A judge revealed a systemic impotence in court this week (July 24 ) when he acknowledged he was unable to help a council recover a €320,000 debt from developers, despite their unfinished apartment block earning €330,000 a year in rent.
“The entire rental income is under the control of the [Ulster] bank,” said Mr Martin Egan, solicitor for Helen, Sarah, and Michael Glennon Jr, the directors of the Glennon Group from Moate.
The three siblings had been summonsed by Athlone Town Council over the outstanding debt on an unfinished block of student apartments which their firm built opposite the Athlone Institute of Technology.
Mr Egan accepted there was work outstanding at the development that had been enshrined in the planning permission, mainly communal area work like public lighting and road surfacing and marking.
He accepted his clients promised during an October meeting with the council that they would have it done by July 1 “whether the bank agreed to this or not”, but went on to say that: “This hasn’t happened because the banks won’t allow it”.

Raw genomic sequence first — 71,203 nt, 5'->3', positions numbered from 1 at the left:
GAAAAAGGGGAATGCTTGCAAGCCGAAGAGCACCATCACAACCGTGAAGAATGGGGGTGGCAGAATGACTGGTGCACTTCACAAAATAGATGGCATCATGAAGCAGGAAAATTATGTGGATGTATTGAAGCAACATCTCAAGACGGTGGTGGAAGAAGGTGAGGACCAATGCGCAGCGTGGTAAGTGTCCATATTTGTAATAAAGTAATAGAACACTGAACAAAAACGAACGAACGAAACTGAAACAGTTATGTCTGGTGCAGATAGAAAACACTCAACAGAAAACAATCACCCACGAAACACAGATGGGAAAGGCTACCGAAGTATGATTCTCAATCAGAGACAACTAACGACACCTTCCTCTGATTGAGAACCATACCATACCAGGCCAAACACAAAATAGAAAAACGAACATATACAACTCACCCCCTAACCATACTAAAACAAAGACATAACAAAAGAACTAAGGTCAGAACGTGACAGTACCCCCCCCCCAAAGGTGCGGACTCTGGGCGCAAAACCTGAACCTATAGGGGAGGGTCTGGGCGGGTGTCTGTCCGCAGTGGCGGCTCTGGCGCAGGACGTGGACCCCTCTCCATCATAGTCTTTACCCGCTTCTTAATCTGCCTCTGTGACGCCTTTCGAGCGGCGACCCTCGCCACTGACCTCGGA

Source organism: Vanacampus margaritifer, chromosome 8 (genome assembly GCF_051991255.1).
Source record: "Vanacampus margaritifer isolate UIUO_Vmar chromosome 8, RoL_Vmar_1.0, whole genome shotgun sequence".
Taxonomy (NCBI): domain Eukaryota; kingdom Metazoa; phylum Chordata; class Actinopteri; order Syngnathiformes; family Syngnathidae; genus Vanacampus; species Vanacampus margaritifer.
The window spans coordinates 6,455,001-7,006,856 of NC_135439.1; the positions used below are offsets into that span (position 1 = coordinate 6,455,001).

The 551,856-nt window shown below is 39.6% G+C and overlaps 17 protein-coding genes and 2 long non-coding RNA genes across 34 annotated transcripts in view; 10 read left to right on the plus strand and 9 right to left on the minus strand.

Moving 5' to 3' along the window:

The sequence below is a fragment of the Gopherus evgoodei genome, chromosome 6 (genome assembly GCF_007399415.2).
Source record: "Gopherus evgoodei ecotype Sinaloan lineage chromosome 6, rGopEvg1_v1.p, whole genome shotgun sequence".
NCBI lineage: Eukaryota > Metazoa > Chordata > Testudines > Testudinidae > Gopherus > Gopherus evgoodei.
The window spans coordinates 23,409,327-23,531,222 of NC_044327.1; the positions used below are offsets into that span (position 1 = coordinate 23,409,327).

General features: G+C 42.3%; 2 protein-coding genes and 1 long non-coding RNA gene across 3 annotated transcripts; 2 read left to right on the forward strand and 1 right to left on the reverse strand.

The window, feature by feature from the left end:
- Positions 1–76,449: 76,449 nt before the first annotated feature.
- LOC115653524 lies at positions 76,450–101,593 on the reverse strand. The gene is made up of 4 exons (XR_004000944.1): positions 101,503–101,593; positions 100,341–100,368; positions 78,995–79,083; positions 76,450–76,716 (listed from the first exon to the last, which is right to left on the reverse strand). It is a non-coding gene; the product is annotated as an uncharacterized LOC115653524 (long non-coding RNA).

“Reading between the lines there seems to be little or no possibility of getting all the works finalised?” enquired Judge Seamus Hughes.
The solicitor for the council told the court that the local authority believed the rental income for the development to be around €330,000 per annum, and the remaining work costed at €320,000.
“The council would like some of the rental income to go towards this work,” he said.
However Mr Egan told the court: “The entire rental income is under the control of the bank”, and that his clients’ hands were tied by this.
“So all the income is going in one direction, but we have more than one creditor? We don’t want the bank putting its big paw in for all the money, and I’ll tell them that in this court,” declared the judge.
“We haven’t a problem with doing the work, but with the bank,” said Mr Egan, before asking the judge to order the bank’s representatives attend the next meeting between the council and the Glennons.
However, after a brief break, Judge Hughes admitted he was powerless to do this before adding: “The council has to be realistic too, and sometimes has to walk away from stuff”.
Mr Egan told the court his clients didn’t expect to ever pay off the debt.
“You’ve been very honest. These are tragic circumstances. Wasn’t the Ulster Bank very silly to lend you all that money?” said the judge to Ms Helen Glennon before asking the parties to organise another meeting before September 4, and to “go to the head honcho [at the bank] with the summons”.